Treatment of parapneumonic effusions (PPEs) is challenged by the decision of whether or not to insert chest tubes. This review focuses on the factors that may aid in determining which patients require an immediate drainage of the pleural space, that is, have a complicated PPE.
Clinical guidelines advocate the evaluation of radiological (large effusion or loculation), bacteriological (Gram-positive stain or culture), biochemical (pH < 7.20 or glucose <60 mg/dl), and macroscopic (pus) characteristics of the pleural fluid to assist in the identification of complicated PPEs. In the past few years, a number of new pleural fluid biomarkers have been tested for the same purpose, but with the exception of C-reactive protein (CRP), they should be considered investigative. A pleural fluid CRP higher than 100 mg/l or a serum CRP higher than 200 mg/l, when combined with pleural fluid pH or glucose, may greatly increase our capability to predict the need for instituting tube thoracostomy. Although some ultrasonographic and computed tomography features favor the diagnosis of pleural infection, their role in uncomplicated–complicated PPE discrimination has not been systematically evaluated.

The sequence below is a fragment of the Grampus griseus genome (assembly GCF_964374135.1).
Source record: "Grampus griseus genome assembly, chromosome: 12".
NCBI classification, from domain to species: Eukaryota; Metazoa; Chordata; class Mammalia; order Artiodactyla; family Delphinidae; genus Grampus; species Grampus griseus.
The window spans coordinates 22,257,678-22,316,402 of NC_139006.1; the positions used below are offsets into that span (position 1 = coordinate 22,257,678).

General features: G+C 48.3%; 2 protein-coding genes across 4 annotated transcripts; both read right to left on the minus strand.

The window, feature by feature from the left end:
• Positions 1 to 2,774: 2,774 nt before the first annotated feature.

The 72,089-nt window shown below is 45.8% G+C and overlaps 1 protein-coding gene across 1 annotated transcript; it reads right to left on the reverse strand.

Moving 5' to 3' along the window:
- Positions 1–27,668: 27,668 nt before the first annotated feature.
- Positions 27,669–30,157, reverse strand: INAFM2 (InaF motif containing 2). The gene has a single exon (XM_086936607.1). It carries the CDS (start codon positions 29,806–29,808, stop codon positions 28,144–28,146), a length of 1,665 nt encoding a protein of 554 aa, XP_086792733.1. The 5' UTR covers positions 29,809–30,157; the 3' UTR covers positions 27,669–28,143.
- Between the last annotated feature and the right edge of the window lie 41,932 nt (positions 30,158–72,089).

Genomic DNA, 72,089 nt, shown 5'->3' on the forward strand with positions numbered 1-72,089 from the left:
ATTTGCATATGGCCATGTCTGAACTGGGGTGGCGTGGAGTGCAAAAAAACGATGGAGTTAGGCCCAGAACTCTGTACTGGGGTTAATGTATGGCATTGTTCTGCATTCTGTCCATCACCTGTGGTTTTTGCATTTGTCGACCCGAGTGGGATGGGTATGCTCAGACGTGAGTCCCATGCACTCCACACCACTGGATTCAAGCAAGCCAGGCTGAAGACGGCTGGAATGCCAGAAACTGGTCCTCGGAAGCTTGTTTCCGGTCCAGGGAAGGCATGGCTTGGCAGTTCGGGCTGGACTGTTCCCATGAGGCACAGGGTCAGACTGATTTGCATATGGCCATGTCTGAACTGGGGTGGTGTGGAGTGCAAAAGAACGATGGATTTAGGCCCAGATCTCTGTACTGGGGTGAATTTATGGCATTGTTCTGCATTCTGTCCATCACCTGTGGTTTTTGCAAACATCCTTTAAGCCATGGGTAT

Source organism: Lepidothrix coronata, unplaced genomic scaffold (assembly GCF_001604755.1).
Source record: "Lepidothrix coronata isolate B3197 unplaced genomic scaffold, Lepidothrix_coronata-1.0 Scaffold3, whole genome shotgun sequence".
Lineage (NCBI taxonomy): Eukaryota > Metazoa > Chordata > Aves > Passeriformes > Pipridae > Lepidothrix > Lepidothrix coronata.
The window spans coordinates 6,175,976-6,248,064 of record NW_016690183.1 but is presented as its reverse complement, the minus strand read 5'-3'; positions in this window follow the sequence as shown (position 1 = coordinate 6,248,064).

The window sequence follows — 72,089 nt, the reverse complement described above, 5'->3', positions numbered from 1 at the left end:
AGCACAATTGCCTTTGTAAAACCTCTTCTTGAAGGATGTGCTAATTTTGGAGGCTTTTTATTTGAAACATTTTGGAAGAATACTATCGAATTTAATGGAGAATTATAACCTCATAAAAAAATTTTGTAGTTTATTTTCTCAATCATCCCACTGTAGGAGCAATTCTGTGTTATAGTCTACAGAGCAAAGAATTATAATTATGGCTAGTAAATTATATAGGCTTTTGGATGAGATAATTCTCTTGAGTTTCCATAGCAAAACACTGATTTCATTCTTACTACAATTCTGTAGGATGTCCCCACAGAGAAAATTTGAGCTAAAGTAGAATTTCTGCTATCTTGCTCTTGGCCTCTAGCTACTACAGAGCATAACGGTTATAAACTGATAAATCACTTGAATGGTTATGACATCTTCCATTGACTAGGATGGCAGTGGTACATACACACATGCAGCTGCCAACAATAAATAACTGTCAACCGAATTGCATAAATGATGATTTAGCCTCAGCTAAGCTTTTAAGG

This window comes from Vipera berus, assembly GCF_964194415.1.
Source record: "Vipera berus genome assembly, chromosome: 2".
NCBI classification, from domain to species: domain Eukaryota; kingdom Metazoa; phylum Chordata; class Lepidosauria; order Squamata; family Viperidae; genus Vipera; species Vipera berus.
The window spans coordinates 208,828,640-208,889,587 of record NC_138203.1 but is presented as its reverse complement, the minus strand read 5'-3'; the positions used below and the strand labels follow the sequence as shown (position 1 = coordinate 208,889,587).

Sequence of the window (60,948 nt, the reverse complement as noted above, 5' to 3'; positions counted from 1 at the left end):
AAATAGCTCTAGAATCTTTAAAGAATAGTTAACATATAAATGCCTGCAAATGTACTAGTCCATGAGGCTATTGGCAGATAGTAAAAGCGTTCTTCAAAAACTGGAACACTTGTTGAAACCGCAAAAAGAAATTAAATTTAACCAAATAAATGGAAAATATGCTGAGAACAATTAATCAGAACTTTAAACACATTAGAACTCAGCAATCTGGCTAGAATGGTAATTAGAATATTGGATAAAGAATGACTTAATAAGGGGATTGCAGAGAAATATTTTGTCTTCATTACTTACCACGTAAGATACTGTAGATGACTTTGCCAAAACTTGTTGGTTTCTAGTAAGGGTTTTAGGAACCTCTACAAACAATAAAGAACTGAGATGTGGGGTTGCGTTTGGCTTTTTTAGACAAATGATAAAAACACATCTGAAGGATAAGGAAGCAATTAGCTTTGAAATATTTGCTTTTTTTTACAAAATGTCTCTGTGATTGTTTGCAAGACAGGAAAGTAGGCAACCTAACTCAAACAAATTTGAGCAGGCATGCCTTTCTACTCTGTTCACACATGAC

No pleural fluid tests, other than pH or glucose, have gained wide acceptance for the assessment of patients with PPE. However, if corroborated with further studies, the measurement of pleural fluid or serum CRP, in combination with the classical fluid parameters, may have the potential to be incorporated into medical decision making.
Pleural Medicine Unit, Department of Internal Medicine, Arnau de Vilanova University Hospital, Biomedical Research Institute of Lleida, Lleida, Spain
Correspondence to José M. Porcel, Professor and Chief, Pleural Medicine Unit, Department of Internal Medicine, Arnau de Vilanova University Hospital, Avda Alcalde Rovira Roure 80, Lleida 25198, Spain. Tel: +34 973 248100 x4498; e-mail: email@example.com